It's been a great addition to my closet and has revived a few outfits I didn't like wearing with my old, narrow belt.  Because it’s stretchy it slides perfectly to actual “waist” level and stays in place.  It gives some of my stretchy-knit is-she-or-isn’t-she-pregnant (like now when I’ not) dresses enough definition to wear without getting comments about where I’m going to put #3 when I take the girls on walks in the red wagon (it’s happened since we’ve been here). 

And that is what I wish I’d known a bit earlier when I was searching for a flattering fit.  The fashion world doesn’t seem to be in a hurry to make clothes that are absolutely wearable for women who’ve gone through puberty, so these tricks are good to know! 

Do you have any fashion secrets you’d like to share?  If you do I’m all ears!


  1. Personally, I like to shop the sale and clearance racks of the "regular stores as much as any girl!

    However...One thing I have found helpful in dressing in flattering ways, believe it or not, is "thrifting". If you can find a good thrift store, you can find high quality items inexpensively, and you aren't as subject to the trends of fashion because everything wasn't made last month. It makes it much easier to focus on what you like and what fits you well.

    For an example: I prefer to wear long Jean skirts, but OF COURSE they don't make and sell them new anywhere because they aren't "in fashion". Never mind that practically no one looks good (or modest) in a denim mini... 98% of my long jean skirts are from second hand shops and all looked new when I bought them.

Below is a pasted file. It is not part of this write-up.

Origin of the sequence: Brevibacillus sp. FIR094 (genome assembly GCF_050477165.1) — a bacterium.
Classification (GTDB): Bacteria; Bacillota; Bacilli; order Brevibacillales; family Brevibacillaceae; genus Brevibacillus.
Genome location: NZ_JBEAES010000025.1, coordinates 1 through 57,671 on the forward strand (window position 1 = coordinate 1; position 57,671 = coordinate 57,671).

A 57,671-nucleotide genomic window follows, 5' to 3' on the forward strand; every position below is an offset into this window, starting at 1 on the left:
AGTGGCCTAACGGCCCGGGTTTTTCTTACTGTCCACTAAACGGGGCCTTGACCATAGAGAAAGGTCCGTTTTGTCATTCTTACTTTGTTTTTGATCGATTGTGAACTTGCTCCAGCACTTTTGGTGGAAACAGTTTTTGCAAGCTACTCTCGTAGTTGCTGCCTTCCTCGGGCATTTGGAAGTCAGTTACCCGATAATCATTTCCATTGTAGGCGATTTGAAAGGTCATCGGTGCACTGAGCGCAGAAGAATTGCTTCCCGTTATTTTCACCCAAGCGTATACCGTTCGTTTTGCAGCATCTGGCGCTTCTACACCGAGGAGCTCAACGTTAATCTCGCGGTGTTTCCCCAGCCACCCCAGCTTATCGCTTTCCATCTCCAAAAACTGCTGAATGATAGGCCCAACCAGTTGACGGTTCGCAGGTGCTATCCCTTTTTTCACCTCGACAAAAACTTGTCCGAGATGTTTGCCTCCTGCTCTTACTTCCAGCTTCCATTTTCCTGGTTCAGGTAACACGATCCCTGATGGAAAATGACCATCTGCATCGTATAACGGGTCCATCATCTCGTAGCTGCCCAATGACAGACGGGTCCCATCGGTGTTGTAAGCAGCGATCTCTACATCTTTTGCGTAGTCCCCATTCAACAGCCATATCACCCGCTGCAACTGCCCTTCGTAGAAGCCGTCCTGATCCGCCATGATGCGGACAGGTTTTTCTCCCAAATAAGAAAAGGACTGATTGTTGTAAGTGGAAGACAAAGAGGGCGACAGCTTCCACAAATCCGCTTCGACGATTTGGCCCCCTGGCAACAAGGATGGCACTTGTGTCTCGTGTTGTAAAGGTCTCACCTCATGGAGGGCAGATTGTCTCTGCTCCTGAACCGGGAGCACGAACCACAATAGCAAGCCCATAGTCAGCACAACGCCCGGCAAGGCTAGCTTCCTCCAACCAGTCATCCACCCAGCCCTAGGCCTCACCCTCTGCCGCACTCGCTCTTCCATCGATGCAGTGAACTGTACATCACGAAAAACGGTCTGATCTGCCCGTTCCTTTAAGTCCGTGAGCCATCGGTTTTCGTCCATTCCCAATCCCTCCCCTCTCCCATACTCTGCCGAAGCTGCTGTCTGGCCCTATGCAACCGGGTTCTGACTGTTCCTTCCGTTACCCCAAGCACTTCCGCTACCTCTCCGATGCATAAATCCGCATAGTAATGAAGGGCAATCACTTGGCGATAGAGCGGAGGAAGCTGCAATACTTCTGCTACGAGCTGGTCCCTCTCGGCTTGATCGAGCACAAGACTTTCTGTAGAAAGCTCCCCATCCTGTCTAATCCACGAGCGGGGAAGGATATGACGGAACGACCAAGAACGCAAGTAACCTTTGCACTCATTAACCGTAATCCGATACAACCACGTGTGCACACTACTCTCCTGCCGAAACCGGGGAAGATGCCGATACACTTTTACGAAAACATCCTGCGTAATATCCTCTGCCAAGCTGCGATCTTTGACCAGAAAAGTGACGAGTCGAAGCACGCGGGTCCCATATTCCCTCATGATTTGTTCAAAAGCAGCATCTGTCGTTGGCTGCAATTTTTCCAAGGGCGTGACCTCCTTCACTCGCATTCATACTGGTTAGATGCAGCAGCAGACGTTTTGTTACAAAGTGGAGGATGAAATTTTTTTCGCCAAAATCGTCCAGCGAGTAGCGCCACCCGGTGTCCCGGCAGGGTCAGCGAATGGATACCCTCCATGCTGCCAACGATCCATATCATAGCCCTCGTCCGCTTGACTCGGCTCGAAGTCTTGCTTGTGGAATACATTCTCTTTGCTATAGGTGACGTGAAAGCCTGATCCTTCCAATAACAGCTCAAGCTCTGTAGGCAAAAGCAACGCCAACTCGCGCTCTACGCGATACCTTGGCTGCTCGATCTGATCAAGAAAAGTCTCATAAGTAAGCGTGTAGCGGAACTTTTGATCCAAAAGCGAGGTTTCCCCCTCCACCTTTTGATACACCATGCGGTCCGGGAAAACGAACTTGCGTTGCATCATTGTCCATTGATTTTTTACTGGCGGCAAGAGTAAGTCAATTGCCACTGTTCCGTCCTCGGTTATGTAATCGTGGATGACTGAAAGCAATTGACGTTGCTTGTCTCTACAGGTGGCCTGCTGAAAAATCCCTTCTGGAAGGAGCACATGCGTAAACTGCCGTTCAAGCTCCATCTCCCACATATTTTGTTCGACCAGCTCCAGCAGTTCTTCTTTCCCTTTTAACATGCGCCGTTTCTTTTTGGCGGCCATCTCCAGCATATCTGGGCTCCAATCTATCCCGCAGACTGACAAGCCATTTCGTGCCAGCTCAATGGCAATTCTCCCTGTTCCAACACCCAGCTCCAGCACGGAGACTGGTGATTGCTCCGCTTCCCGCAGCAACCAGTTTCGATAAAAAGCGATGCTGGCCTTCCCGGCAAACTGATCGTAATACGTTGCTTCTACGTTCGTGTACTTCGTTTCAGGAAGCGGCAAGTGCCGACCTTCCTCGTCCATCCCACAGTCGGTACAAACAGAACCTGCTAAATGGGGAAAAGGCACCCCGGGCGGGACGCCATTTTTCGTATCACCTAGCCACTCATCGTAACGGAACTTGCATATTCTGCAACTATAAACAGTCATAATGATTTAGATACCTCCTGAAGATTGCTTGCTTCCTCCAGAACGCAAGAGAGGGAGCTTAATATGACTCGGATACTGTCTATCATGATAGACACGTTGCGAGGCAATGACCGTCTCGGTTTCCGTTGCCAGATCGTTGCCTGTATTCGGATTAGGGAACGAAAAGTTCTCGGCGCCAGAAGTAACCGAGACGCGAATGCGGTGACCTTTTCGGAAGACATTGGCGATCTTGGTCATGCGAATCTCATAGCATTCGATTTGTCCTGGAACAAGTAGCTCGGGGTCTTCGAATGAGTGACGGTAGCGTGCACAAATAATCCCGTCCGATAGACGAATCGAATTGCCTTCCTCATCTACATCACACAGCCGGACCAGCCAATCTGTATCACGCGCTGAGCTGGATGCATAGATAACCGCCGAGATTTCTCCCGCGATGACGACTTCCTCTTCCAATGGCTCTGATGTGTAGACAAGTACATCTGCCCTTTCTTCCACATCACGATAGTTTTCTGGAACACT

Buying from thrift shops doesn't mean you will end up with ugly bold patterned sweaters with shoulder pads from the 1980's. Honestly, most people I know wouldn't be able to tell my thrifted clothes from my "new" clothes anyway.

  2. I think everyone needs to just try trial and error to see what looks good on them, and it varies by body type.

    This is a great post!

    I think only women who are very thin and really don't have any curves can wear empire waist shirts w/o looking pregnant.

    I think generally for your typical woman's body type, shirts that are fitted (especially at the waist) and are mid-hip length are the most flattering, along with skirts/pants, etc. that come up to the waist. I agree low-rise is terrible on just gives "muffin-top."

    I think usefulness of the wide belt depends a lot on body type. They look really good on you, or someone with a typical hourglass shape, however I don't think they are as flattering on people who are more pear-shaped or apple-shaped.

    I know there are good sites out there that tell you how to dress, based on body type.

    I also agree with the previous comment about shopping thrift stores. You can find some really nice things there!

  3. Not having been blessed with a boyish figure nor with any discernible fashion sense, I simply LOVE the combination of two books that have helped me figure out how to best dress my short, over-weight, there-are-no-flat-planes shape. I also have a thing about being modest but would rather not be frumpy unless I choose to be frumpy-- and these two books helped me do that too.